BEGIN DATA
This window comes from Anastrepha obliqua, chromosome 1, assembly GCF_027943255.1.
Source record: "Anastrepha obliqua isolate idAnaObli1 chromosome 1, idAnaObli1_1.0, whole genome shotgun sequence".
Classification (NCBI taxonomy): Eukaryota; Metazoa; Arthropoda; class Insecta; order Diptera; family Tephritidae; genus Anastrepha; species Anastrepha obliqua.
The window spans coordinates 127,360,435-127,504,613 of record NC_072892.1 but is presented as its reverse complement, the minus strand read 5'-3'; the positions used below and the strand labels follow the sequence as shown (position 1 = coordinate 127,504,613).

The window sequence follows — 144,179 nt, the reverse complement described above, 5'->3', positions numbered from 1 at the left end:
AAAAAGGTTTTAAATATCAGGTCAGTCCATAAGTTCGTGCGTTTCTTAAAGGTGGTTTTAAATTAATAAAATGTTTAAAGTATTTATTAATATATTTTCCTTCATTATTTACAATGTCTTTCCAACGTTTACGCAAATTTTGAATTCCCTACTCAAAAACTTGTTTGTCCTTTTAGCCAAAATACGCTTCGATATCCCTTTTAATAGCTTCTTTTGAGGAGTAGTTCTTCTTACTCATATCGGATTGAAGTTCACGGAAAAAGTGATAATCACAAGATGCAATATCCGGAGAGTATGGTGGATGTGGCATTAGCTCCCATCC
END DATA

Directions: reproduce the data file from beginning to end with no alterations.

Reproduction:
This window comes from Anastrepha obliqua, chromosome 1, assembly GCF_027943255.1.
Source record: "Anastrepha obliqua isolate idAnaObli1 chromosome 1, idAnaObli1_1.0, whole genome shotgun sequence".
Classification (NCBI taxonomy): Eukaryota; Metazoa; Arthropoda; class Insecta; order Diptera; family Tephritidae; genus Anastrepha; species Anastrepha obliqua.
The window spans coordinates 127,360,435-127,504,613 of record NC_072892.1 but is presented as its reverse complement, the minus strand read 5'-3'; the positions used below and the strand labels follow the sequence as shown (position 1 = coordinate 127,504,613).

The window sequence follows — 144,179 nt, the reverse complement described above, 5'->3', positions numbered from 1 at the left end:
AAAAAGGTTTTAAATATCAGGTCAGTCCATAAGTTCGTGCGTTTCTTAAAGGTGGTTTTAAATTAATAAAATGTTTAAAGTATTTATTAATATATTTTCCTTCATTATTTACAATGTCTTTCCAACGTTTACGCAAATTTTGAATTCCCTACTCAAAAACTTGTTTGTCCTTTTAGCCAAAATACGCTTCGATATCCCTTTTAATAGCTTCTTTTGAGGAGTAGTTCTTCTTACTCATATCGGATTGAAGTTCACGGAAAAAGTGATAATCACAAGATGCAATATCCGGAGAGTATGGTGGATGTGGCATTAGCTCCCATCC